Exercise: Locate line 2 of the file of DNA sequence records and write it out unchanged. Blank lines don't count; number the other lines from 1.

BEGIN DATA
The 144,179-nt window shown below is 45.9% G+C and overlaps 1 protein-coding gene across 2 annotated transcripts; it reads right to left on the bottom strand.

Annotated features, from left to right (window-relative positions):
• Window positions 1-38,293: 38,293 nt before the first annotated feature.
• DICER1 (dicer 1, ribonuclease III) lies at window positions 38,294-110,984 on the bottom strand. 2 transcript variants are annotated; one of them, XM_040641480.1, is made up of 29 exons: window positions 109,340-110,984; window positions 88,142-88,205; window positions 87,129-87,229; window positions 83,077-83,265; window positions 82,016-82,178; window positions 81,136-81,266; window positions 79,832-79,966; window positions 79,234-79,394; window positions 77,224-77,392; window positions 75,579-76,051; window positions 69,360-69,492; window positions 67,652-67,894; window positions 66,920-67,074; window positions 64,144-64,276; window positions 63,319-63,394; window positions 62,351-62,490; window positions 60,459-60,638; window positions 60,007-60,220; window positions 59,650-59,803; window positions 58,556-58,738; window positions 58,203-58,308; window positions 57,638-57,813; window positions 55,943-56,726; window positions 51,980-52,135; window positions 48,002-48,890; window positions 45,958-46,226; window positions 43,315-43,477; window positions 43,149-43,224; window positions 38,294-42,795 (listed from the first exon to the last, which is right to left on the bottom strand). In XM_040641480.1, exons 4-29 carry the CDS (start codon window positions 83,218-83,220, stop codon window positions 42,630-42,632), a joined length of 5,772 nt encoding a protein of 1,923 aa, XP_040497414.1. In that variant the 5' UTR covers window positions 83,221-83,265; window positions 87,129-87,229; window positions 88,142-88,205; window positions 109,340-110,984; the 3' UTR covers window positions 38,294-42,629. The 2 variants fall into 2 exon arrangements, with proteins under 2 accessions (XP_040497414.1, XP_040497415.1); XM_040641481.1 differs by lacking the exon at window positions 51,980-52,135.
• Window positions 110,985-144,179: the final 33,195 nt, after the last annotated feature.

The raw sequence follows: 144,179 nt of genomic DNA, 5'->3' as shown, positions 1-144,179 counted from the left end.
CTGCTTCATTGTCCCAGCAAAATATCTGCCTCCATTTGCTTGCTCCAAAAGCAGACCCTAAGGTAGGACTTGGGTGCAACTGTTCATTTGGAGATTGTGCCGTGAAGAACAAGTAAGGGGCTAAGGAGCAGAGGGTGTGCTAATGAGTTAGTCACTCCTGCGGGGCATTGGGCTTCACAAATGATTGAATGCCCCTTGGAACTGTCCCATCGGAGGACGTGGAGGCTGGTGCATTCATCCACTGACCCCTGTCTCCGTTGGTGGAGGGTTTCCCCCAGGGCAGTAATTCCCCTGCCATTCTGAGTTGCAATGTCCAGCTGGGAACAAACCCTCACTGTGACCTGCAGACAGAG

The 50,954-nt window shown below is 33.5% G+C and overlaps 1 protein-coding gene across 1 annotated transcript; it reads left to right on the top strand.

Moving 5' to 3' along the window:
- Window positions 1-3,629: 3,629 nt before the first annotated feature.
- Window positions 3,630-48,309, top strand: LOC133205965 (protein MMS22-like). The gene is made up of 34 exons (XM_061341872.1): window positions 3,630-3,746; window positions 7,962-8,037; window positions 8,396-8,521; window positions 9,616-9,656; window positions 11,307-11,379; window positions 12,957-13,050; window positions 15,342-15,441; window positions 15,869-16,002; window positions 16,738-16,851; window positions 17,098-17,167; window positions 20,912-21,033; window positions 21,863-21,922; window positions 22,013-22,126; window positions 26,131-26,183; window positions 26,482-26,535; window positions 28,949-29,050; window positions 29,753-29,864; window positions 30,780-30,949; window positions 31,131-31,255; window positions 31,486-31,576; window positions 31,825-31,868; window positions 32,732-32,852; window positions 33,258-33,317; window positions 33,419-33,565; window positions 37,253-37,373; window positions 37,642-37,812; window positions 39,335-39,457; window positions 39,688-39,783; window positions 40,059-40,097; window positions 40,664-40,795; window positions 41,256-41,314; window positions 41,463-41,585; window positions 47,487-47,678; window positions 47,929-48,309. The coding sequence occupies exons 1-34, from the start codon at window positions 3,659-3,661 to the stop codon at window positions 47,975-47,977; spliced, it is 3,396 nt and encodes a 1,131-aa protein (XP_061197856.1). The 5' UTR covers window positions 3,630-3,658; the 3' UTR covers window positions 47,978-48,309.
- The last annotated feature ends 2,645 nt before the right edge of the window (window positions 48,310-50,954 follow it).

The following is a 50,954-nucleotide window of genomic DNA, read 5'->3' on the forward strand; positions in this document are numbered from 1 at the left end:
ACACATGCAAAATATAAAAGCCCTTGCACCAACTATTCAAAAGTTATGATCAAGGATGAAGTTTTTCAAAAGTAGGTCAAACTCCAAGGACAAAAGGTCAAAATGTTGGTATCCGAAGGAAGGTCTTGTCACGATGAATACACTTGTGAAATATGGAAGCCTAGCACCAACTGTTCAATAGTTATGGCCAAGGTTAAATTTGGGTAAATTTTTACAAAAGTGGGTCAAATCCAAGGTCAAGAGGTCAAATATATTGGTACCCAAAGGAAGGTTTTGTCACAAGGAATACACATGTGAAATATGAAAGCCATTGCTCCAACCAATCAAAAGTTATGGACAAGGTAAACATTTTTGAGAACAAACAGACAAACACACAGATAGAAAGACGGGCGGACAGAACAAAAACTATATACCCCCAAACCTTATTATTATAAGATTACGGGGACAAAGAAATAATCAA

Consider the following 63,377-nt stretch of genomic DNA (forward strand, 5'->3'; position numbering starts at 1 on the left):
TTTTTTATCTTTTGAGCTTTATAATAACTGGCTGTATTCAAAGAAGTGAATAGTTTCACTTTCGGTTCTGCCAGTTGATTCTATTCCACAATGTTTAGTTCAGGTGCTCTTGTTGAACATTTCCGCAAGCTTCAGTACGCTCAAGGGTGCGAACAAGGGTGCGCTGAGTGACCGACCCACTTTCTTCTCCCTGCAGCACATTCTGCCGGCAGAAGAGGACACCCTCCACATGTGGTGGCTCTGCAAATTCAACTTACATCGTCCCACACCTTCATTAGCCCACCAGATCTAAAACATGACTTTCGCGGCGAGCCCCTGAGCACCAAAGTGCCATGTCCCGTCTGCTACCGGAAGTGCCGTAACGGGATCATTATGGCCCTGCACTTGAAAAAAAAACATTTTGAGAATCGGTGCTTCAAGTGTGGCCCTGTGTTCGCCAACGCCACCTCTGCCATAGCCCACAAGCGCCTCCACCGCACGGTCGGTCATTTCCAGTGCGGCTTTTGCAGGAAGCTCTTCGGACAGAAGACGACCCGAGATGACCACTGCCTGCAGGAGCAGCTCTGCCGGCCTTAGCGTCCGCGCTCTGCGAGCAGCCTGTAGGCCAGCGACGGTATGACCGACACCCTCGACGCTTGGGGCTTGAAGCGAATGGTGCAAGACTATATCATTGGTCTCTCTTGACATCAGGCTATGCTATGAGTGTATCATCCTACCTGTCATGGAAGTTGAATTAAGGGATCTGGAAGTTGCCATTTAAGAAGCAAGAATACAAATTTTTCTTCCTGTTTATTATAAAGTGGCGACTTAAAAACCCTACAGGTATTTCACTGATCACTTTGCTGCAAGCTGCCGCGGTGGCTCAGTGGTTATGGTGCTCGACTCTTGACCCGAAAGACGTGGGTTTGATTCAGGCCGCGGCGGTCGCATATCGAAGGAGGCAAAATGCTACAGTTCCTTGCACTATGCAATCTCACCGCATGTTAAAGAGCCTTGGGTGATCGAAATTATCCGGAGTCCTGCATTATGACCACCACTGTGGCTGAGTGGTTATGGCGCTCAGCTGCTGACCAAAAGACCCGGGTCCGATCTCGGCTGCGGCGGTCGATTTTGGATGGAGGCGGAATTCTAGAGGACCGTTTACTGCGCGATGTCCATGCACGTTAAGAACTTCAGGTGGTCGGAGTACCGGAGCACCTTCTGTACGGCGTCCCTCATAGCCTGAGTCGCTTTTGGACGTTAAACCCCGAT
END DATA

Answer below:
Annotated features, from left to right (window-relative positions):